Meegan is the baby girl of a large family, and so am I; so our growing up experiences also paralleled. She is a creative genius, who can craft or crochet anything. There was a time when I had a baby shower to go to, and wanted a unique present. Meegan went into her stash and pulled out the most beautiful baby caps and blankets—stuff that she had on hand, just in case someone needed it. That’s the kind of people they both are: committed, prepared, and generous beyond measure.

We barely knew them when they helped out at our wedding. And as our friendship has grown, they have been our supports and encouragement through some toxic years. From taking care of our dogs when Lynn was in the emergency room, to letting us hang at their house when we were in between situations.

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The New Living Translation of Proverbs 17:17 says “A friend is always loyal, and a brother is born to help in time of need.” When you find people who are constant through the highs and lows, treasure them, because they are rare.

The Weilands are such treasure, and I am thankful they choose to call us friends.

 

 





50 Days to 50 Years: Day 17, Craft Burgers at Morrison with Bob McNelis

15 07 2016

“Friendship is unnecessary, like philosophy, like art…. It has no survival value; rather it is one of those things which give value to survival.” – C.S. Lewis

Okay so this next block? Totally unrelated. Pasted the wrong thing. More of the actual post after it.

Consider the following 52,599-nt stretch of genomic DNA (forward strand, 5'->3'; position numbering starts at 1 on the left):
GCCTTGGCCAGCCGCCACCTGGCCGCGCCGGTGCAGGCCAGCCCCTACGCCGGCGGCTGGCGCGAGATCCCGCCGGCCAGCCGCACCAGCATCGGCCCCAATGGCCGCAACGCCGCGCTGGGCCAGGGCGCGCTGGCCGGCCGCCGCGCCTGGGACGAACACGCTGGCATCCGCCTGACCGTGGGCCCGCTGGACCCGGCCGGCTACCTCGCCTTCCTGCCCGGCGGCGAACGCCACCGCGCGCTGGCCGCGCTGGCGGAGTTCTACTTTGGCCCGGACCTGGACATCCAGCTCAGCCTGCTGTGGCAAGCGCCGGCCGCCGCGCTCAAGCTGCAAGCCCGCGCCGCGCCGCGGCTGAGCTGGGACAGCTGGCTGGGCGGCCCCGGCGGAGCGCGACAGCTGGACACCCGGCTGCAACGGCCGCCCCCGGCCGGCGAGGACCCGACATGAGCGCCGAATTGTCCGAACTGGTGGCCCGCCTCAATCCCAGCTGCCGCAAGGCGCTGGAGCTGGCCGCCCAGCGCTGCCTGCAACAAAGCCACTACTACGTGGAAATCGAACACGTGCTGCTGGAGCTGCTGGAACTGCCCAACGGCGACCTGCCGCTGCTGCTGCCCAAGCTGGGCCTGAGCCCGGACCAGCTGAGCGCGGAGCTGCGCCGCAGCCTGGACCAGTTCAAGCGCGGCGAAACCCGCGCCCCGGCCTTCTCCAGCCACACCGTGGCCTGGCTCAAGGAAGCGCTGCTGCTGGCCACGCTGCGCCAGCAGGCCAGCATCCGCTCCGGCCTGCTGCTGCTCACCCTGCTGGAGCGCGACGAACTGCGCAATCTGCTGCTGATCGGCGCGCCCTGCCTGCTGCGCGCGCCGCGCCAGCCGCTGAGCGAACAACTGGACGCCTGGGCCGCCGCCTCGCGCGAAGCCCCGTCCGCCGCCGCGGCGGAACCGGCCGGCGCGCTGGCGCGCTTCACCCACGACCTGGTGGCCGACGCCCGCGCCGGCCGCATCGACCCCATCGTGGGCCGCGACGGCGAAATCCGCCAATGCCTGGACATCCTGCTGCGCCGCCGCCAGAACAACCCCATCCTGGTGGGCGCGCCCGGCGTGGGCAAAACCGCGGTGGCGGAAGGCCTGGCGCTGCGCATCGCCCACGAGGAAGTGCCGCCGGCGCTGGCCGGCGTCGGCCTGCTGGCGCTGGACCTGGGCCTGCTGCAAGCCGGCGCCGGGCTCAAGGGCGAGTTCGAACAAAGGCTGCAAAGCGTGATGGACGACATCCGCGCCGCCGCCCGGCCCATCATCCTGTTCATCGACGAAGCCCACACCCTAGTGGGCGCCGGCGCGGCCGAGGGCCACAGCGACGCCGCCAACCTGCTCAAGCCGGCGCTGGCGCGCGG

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You’ve heard the phrase, “The family that prays together stays together.” Well I believe, “The friends that sing together become lifelong friends.”

Lynn and I met Bob as part of the worship team at the Congregational Church of Northridge, and we all sang together the better part of the 8 years that we attended. Bob is a mellifluous tenor that I loved harmonizing with. He has an equally delightful laugh; and as you can see, we do that a lot when we get together, and it always serves to brighten my day.

Bob is a gem of a human being. Mostly raised in the South, he has the sensibilities of a southern gentleman. He also has a deeply compassionate heart, and truly cares for people. In a multitude of ways, he has been a true friend to Lynn and me.

Bob is also a talented actor. Brent Spiner, “Data” of Star Trek The Next Generation  is his doppelganger. If Brent’s name was still household, he could probably milk it, especially in this age of social media… but that’s not Bob’s style.

Bob is also a gifted conversationalist. We talk about everything from politics, to pop culture, to books, psychology, to film and television. He is a genuine listener, who truly looks for insight and ideas from others, not just ways to refute your opinion if he feels it is wrong. This makes him a pleasant presence to be around, especially with more bombastic types.

So of course, there could be no way that I could celebrate the people who have shaped and transformed my life without including Bob. And in his always-game-for-an-adventure fashion, he came along for the ride.

Morrison is a fairly new local haunt in Atwater Village, and I just love it. Not only is the food the bomb diggy, but the drinks are top shelf. They have a $6.00 Happy Hour which I have frequented more than a few times; so it seemed the perfect place to spend a Friday afternoon.